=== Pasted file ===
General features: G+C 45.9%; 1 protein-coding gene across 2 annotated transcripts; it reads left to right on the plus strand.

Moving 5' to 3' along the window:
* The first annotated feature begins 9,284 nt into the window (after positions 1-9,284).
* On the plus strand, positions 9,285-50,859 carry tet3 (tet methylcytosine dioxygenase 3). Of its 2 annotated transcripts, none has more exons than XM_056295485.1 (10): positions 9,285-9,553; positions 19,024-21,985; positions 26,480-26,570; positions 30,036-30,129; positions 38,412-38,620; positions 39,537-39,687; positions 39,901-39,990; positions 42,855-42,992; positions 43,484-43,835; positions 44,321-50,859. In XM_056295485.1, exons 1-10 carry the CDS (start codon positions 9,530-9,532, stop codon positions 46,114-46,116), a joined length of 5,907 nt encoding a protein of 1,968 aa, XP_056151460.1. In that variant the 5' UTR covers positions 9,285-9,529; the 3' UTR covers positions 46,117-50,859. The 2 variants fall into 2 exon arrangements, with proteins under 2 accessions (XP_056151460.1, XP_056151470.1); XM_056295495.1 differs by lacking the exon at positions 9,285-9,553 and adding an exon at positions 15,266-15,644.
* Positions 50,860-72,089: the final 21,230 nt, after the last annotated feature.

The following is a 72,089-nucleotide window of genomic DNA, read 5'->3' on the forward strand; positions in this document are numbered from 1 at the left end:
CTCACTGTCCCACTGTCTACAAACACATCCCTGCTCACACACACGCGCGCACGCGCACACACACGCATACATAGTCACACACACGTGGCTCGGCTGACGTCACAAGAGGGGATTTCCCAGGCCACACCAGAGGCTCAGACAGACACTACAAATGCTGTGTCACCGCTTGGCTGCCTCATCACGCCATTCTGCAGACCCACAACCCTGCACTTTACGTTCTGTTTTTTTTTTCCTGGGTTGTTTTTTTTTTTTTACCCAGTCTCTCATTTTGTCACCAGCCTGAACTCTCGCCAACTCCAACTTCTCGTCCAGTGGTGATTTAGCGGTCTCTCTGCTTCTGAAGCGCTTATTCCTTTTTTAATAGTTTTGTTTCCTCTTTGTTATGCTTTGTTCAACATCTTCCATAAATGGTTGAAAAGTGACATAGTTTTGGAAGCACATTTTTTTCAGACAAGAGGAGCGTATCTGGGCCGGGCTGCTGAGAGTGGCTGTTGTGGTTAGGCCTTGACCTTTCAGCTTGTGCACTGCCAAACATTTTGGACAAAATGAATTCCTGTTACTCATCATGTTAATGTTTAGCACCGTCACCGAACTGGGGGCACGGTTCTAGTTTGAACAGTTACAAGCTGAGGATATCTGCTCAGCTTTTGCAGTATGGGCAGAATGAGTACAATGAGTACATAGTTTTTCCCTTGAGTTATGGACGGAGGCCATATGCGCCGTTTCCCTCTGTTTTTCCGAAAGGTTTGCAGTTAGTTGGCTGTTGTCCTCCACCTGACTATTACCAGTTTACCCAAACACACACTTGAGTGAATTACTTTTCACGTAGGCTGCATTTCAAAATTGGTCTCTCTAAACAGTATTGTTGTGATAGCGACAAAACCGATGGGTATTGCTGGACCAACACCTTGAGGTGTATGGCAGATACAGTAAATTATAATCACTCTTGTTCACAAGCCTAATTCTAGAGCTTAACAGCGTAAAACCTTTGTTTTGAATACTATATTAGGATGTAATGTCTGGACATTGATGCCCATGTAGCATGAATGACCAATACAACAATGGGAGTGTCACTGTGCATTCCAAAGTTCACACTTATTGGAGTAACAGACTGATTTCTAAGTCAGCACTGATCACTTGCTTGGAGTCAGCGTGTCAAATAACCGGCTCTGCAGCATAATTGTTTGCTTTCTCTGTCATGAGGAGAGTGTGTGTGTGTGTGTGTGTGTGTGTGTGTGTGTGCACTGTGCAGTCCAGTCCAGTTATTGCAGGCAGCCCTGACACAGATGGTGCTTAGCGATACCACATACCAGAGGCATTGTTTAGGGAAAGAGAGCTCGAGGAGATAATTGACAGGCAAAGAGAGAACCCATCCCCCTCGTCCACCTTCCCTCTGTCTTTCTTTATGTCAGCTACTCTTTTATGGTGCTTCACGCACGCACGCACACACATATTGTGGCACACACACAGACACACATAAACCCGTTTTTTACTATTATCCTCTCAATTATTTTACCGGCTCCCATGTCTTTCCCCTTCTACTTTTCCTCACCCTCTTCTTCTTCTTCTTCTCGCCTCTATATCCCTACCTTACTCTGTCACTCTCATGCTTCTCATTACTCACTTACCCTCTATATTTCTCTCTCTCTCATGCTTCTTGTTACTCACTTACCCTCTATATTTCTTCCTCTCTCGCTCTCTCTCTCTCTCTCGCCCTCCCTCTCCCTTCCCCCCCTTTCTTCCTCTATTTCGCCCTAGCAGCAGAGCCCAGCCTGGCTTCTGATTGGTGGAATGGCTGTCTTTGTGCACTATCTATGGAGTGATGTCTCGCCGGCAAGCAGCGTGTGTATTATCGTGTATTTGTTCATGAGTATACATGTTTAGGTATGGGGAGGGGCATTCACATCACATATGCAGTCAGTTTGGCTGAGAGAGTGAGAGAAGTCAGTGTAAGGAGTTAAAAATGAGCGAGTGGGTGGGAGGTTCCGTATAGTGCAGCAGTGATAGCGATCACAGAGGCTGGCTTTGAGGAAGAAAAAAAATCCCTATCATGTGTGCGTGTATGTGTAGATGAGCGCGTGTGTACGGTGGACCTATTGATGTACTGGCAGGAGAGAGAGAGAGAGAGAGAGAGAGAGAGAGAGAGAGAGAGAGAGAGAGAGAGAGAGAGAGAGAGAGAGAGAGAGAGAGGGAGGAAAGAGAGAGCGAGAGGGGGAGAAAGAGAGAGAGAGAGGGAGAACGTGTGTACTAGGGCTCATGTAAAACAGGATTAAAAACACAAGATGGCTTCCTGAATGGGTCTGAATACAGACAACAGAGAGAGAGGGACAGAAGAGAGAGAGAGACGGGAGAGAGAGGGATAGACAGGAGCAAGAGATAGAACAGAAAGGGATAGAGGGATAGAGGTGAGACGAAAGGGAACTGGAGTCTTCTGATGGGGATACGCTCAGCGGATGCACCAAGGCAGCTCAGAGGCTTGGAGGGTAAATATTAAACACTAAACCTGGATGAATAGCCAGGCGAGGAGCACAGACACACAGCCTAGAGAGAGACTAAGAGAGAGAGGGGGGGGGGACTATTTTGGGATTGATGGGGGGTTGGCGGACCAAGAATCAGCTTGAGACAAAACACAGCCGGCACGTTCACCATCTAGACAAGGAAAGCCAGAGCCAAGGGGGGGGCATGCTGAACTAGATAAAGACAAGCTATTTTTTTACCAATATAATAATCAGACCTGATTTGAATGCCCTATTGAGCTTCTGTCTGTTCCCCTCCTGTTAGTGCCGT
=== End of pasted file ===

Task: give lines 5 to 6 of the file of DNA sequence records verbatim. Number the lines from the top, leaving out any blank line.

* Positions 50,860-72,089: the final 21,230 nt, after the last annotated feature.

The following is a 72,089-nucleotide window of genomic DNA, read 5'->3' on the forward strand; positions in this document are numbered from 1 at the left end: